Callaway’s Big Bertha Fusion driver against XR 16 and FT-5

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When was the last time you heard a new driver launch boast about control and forgiveness over distance and power? How about never?

Usually, new driver launches are accompanied by claims of extra aerodynamic performance and double digit gains in carry distance. But Callaway has chosen a different line with the re-launch of the Big Bertha Fusion driver. They say for many golfers a 1.25in reduction in shaft length is the way to go, as it increases the chance of hitting the centre of the clubface more often and improves consistency and control, too.

We wanted to see how the theory stacked up, so we compared the new Big Bertha Fusion with Callaway's nine-year-old FT-5 (which had the first carbon-fibre Fusion technology) and Callaway's popular XR 16 driver. The results proved enlightening...

Callaway Big Bertha Fusion

Callaway Big Bertha Fusion Driver

RRP: £369 Lofts: 9°, 10.5°, 13.5°

Adjustable hosel: Yes +2/-1°

Stock shaft: UST Recoil or Mitsubishi Diamana Red Board

Shaft length: 44.5 & 45.5 inches

Callaway offers the BB Fusion in two shaft lengths. A standard 45.5in aimed at "maximum distance" and a "one inch under" model for "super-forgiveness" and "enhanced control". We tested the shorter one and straight off the bat spotted the difference – it's a full 1.25in shorter than the XR 16. Going shorter isn't ordinarily a way to hit drives further, and to be fair, it's not how Callaway see the Fusion being sold. But our test pro amazingly added an extra four yards of carry distance over the XR 16. Ball speed drop-off between on and off-centre hits was just 2mph, which is all down to hitting shots closer to the centre of the face more often. The Fusion's high MOI maintains ball speed even when shots are sprayed all over the face. We love the XR 16 – but the Fusion matched it pound for pound which is seriously impressive considering the shaft. If you want to make the game as easy and as much fun as possible, the super-forgiving Fusion is awesome.

Bottom line

As good as the Fusion is, it's not for everyone. If distance is all you want, there are lower spinning, less forgiving drivers available. But the Fusion scores highly because its low body weight means there's lots of mass to position to ensure tons of forgiveness. That means you not only hit more fairways, but also keep ball speed high for maximum distance even when you don't hit the centre of the face; a dream for club golfers.

The key numbers

165mph Joint highest ball speed with the XR 16
2mph Drop-off in ball speed is very forgiving
13° The highest launching of all three drivers here
279 yards Average carry distance, longer than XR 16

XR 16

XR-16

RRP: £289

Lofts: 9°, 10.5°, 13.5°

Adjustable hosel: Yes +2/-1°

Stock shaft: Fujikura Speeder Evolution 565

Shaft length: 45.75 inches

Callaway teamed up with Boeing to create the aerodynamic XR 16. It scored well in our Top Gear Test and since then it's won The Masters and Open. The XR 16 and Fusion are aimed at very different golfers – you just need to decide which type you are. During our test the two were neck and neck when it came to club and ball speeds. They couldn't be separated, even though the Fusion had a shorter shaft. Yes, our pro gained a fist full of yards with the Fusion, but we'd still happily pitch the XR 16 as a distance driver, whereas the Fusion is all about forgiveness.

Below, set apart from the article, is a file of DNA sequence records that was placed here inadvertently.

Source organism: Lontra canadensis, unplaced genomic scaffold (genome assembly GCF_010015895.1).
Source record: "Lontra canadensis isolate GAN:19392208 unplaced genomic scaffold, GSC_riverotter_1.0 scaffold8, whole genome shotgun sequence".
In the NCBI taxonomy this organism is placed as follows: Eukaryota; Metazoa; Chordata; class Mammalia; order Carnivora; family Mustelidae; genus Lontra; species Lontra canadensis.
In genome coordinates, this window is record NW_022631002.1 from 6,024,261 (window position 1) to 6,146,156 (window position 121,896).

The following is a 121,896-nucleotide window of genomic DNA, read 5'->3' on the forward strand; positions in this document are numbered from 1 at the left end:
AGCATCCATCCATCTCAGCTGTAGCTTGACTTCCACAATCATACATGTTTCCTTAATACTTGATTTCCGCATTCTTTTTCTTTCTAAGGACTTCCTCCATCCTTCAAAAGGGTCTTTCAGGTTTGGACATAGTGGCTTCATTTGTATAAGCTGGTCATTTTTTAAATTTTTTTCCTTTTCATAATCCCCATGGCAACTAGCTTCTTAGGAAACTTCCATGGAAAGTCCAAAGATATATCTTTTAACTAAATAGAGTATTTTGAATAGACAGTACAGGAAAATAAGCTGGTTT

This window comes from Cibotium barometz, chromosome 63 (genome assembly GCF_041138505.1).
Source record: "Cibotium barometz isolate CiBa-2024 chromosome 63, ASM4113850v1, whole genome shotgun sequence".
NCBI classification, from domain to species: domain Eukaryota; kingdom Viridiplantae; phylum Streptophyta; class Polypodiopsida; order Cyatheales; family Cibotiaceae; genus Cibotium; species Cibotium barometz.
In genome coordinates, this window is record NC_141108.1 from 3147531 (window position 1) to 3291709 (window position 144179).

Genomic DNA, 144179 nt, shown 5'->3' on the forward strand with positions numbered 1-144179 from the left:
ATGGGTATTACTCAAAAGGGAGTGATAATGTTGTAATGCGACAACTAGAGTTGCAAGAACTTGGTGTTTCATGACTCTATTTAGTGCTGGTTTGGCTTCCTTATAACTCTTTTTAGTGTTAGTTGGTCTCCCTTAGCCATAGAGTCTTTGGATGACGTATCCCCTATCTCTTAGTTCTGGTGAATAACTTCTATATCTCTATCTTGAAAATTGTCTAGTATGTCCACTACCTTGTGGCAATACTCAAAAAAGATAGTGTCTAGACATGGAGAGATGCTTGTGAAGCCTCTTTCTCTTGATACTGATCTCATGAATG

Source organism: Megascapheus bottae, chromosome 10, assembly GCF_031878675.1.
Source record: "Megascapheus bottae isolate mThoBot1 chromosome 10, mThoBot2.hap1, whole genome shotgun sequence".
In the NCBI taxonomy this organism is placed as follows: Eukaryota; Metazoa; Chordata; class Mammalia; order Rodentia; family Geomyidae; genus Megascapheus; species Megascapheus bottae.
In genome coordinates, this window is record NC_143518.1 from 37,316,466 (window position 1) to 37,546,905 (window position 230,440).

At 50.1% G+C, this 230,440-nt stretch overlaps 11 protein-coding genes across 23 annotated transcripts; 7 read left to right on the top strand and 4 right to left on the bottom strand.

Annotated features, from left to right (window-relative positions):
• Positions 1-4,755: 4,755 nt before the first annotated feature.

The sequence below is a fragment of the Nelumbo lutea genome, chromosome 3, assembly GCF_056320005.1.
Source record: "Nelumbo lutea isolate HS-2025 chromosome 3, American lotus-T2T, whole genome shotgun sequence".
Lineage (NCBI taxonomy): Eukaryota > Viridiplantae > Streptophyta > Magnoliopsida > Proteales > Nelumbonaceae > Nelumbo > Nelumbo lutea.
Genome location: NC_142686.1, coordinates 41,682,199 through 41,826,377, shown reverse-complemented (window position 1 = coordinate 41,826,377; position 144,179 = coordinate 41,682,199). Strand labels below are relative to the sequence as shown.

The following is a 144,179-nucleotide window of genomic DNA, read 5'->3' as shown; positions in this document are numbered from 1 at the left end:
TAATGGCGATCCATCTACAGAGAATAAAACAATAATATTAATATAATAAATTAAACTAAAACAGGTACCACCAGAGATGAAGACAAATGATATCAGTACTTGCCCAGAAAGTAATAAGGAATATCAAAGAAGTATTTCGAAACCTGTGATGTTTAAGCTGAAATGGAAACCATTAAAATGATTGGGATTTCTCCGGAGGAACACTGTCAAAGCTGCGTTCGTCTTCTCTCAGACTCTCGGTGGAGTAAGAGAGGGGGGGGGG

Our verdict

XR 16 is a fantastic driver, and if you have one you're unlikely to gain much by getting your hands on a Fusion. If, however, you've been toying with the idea of a more forgiving, consistent driver which allows you to find the short grass more often the Fusion should be right at the top of your list for testing.

The key numbers

113mph Joint fastest club speed, with the Fusion
275 yards XR's carry was four yards behind the Fusion
165mph Joint highest ball speed with the BB Fusion

FT-5

Callaway FT-5 driver

RRP: £329 (2007) Lofts: 9°, 10°, 11°, 13°

Adjustable hosel: No

Stock shaft: Fujikura E-Fit on 360

Shaft length: 45.75 inches

The FT-5's construction was the same as the original Fusion driver, but that tech never quite caught on as the acoustics sounded dull. You'll be pleased to hear new BB Fusion sounds much crisper and more powerful. With FT-5 our test pro produced less launch, lower club speeds and less spin – a combination which will never add up to longer drives.

Bottom line

Original Fusion technology was great at freeing up weight, even if it didn't quite score on sound. Callaway's new Triaxial carbon material is a huge improvement, and creates a better performing all-round driver.

The key numbers

109mph FT-5 was 4mph slower than XR 16 and Fusion
268 yards Carry distance 11 yards down on BB Fusion
161mph Ball speed 4mph lower than XR 16 and BB
4mph Drop-off in ball speed from on to off-centre hits

TG Verdict

Big Bertha Fusion is a worthwhile update at a time when drivers have ever-longer shafts. By going for the shorter "one inch under" model you increase your chances of hitting the centre of the face more often, which means more ball speed and more distance, more often. The shorter shaft boosts confidence, too.